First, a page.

Talk to a Fire Hydrant in Singapore at the Festival of Tech

SINGAPORE — “Hello lamp post!”
Starting this weekend on Oct. 10, you’ll be able to text a lamp post and receive (kind of) smart replies from the street object.
The project comes from London-based Pan Studio, which was invited to come and inject some personality into our street objects for a week.
We spoke to its founder Ben Barker onsite, who said the objects’ personalities are powered by a database that will learn from other users how to text intelligently. As people send messages to individual objects — from bus stops to the iconic Merlion statue — the engine will prompt the user with questions that will give it information about its surroundings.
These could be questions from a fire hydrant like, “What’s behind me?” After learning, it could be able to make smarter comments to the next person, said Barker.
His team built the database, and roped in a bunch of data scientists at the National University of Singapore to craft more local questions in the local vernacular. “It shouldn’t sound like a British person asking these questions,” he said.
When we tried it on an unsuspecting hydrant, we got a bunch of canned questions and not a whole lot of intelligent interaction. But give it time — we tried it at a media preview and the hydrant hadn’t had much of a chance to talk to people yet. In a week, the hydrant could be a lot smarter after some conversation, said Barker.

The Merlion, on the other hand, looks like it’s gotten a little smarter than the hydrant. This was a chat it had with one of the sponsors, where it managed to return a response based on a previous conversation it had:
The team will keep its eyes on the texts flowing into the database for the week long duration of the installation, so as to be able to flag offensive messages that fly past the swear word detector.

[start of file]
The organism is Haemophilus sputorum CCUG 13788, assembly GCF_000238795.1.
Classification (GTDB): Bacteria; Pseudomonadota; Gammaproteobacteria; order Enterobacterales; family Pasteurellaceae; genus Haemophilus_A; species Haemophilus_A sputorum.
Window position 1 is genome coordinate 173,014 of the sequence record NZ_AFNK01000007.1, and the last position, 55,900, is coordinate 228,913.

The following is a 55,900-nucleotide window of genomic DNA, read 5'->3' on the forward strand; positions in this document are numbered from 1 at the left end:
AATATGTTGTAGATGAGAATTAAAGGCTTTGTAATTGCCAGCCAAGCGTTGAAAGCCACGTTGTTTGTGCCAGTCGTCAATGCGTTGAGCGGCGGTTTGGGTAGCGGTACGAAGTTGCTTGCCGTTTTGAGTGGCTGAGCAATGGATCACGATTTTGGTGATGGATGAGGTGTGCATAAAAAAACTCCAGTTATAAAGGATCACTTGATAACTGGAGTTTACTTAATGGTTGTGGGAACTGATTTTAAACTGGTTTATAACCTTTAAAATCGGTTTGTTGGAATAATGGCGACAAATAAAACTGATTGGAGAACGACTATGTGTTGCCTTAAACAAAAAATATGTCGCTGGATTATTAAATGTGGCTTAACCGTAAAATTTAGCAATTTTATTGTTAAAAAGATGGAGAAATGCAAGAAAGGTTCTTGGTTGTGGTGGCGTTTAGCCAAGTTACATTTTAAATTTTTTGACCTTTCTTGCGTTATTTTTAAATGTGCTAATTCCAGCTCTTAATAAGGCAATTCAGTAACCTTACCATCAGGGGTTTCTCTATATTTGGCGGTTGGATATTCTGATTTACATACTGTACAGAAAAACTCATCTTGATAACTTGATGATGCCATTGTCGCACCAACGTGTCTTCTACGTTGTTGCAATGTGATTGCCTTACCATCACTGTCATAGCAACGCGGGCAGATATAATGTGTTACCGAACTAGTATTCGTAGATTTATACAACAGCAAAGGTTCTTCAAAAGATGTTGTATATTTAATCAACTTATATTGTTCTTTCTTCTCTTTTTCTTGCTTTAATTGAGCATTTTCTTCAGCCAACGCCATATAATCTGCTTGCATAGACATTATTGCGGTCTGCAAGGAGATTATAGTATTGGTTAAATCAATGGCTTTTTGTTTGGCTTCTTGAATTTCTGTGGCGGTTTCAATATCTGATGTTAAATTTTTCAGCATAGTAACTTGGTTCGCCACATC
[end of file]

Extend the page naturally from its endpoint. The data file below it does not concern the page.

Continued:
And while the team has put up signs on iconic landmarks in the city, texting won’t just be restricted to these. Nearly everything — from manhole covers to letterboxes — can be textable if they carry an identifying number.
If you text a new lamp post, for instance, it adds a new object into the database that can start collecting information, he said.

You’ll be able to text this manhole cover, too.

Pan Studio first ran the installation in July 2013 in Bristol over a period of eight weeks. “We were worried about rude people, but the responses honestly made us feel so warm.
“Maybe because they’re asked by a hydrant, and in such a personal and innocent way,” said Barker.
The Hello Lamp Post installation is part of the Singapore government’s Festival of Tech that it’s funding through its tech agency, the Infocomm Development Authority (IDA).
The festival is meant to celebrate art and technology, so it roped in Manchester, England-based Future Everything to orchestrate the showcase. The organisation has been a longtime player in the digital art scene, and is behind the annual art, music and digital festival formerly known as Futuresonic in England.
Drew Hemment, FutureEverything’s founder and CEO told Mashable that the festival here is the organisation’s first major one in Asia, and that it took six months of development, two years after the IDA first approached his organization with the idea.
“The whole point behind talking to the lamp posts is really the idea of a smart nation, and how we might bring design to make a city more liveable,” he said.
The festival runs between Oct. 10 and Oct. 18.
Via: Mashable UK